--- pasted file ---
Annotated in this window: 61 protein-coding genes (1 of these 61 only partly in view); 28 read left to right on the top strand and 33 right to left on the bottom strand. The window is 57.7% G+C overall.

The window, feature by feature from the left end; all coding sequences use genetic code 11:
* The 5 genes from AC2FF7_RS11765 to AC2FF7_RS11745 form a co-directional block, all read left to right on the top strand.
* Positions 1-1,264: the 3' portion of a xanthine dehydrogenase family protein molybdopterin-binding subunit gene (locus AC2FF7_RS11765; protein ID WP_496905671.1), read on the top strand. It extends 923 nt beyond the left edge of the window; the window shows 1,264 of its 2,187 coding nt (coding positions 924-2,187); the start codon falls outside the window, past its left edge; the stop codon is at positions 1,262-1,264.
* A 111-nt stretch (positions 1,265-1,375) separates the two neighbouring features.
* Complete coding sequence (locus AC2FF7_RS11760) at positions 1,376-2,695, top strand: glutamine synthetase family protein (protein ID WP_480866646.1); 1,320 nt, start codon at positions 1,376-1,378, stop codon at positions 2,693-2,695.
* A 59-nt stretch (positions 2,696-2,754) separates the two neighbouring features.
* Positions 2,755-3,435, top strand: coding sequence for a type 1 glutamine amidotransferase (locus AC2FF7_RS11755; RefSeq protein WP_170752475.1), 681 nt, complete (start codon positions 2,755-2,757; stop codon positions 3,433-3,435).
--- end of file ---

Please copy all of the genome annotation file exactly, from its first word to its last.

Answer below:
Annotated in this window: 61 protein-coding genes (1 of these 61 only partly in view); 28 read left to right on the top strand and 33 right to left on the bottom strand. The window is 57.7% G+C overall.

The window, feature by feature from the left end; all coding sequences use genetic code 11:
* The 5 genes from AC2FF7_RS11765 to AC2FF7_RS11745 form a co-directional block, all read left to right on the top strand.
* Positions 1-1,264: the 3' portion of a xanthine dehydrogenase family protein molybdopterin-binding subunit gene (locus AC2FF7_RS11765; protein ID WP_496905671.1), read on the top strand. It extends 923 nt beyond the left edge of the window; the window shows 1,264 of its 2,187 coding nt (coding positions 924-2,187); the start codon falls outside the window, past its left edge; the stop codon is at positions 1,262-1,264.
* A 111-nt stretch (positions 1,265-1,375) separates the two neighbouring features.
* Complete coding sequence (locus AC2FF7_RS11760) at positions 1,376-2,695, top strand: glutamine synthetase family protein (protein ID WP_480866646.1); 1,320 nt, start codon at positions 1,376-1,378, stop codon at positions 2,693-2,695.
* A 59-nt stretch (positions 2,696-2,754) separates the two neighbouring features.
* Positions 2,755-3,435, top strand: coding sequence for a type 1 glutamine amidotransferase (locus AC2FF7_RS11755; RefSeq protein WP_170752475.1), 681 nt, complete (start codon positions 2,755-2,757; stop codon positions 3,433-3,435).